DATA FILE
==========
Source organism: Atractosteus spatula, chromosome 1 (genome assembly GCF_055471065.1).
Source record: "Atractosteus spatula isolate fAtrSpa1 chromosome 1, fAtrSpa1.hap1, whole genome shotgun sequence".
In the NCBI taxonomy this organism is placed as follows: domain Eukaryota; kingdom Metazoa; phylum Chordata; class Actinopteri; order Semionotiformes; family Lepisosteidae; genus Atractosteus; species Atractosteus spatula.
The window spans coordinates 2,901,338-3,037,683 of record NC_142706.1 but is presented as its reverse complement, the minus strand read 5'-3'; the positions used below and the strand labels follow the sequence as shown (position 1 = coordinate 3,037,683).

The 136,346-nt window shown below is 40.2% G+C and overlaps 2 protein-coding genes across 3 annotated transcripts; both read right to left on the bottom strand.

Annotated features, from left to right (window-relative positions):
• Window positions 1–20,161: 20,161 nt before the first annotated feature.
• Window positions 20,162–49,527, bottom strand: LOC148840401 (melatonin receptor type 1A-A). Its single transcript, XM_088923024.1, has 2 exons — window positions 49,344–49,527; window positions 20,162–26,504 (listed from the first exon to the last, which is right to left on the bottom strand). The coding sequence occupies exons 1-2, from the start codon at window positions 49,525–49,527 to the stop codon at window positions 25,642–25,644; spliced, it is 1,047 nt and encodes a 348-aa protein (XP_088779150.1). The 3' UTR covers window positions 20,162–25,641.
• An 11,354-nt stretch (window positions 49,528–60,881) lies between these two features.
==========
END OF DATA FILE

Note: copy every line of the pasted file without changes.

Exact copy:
Source organism: Atractosteus spatula, chromosome 1 (genome assembly GCF_055471065.1).
Source record: "Atractosteus spatula isolate fAtrSpa1 chromosome 1, fAtrSpa1.hap1, whole genome shotgun sequence".
In the NCBI taxonomy this organism is placed as follows: domain Eukaryota; kingdom Metazoa; phylum Chordata; class Actinopteri; order Semionotiformes; family Lepisosteidae; genus Atractosteus; species Atractosteus spatula.
The window spans coordinates 2,901,338-3,037,683 of record NC_142706.1 but is presented as its reverse complement, the minus strand read 5'-3'; the positions used below and the strand labels follow the sequence as shown (position 1 = coordinate 3,037,683).

The 136,346-nt window shown below is 40.2% G+C and overlaps 2 protein-coding genes across 3 annotated transcripts; both read right to left on the bottom strand.

Annotated features, from left to right (window-relative positions):
• Window positions 1–20,161: 20,161 nt before the first annotated feature.
• Window positions 20,162–49,527, bottom strand: LOC148840401 (melatonin receptor type 1A-A). Its single transcript, XM_088923024.1, has 2 exons — window positions 49,344–49,527; window positions 20,162–26,504 (listed from the first exon to the last, which is right to left on the bottom strand). The coding sequence occupies exons 1-2, from the start codon at window positions 49,525–49,527 to the stop codon at window positions 25,642–25,644; spliced, it is 1,047 nt and encodes a 348-aa protein (XP_088779150.1). The 3' UTR covers window positions 20,162–25,641.
• An 11,354-nt stretch (window positions 49,528–60,881) lies between these two features.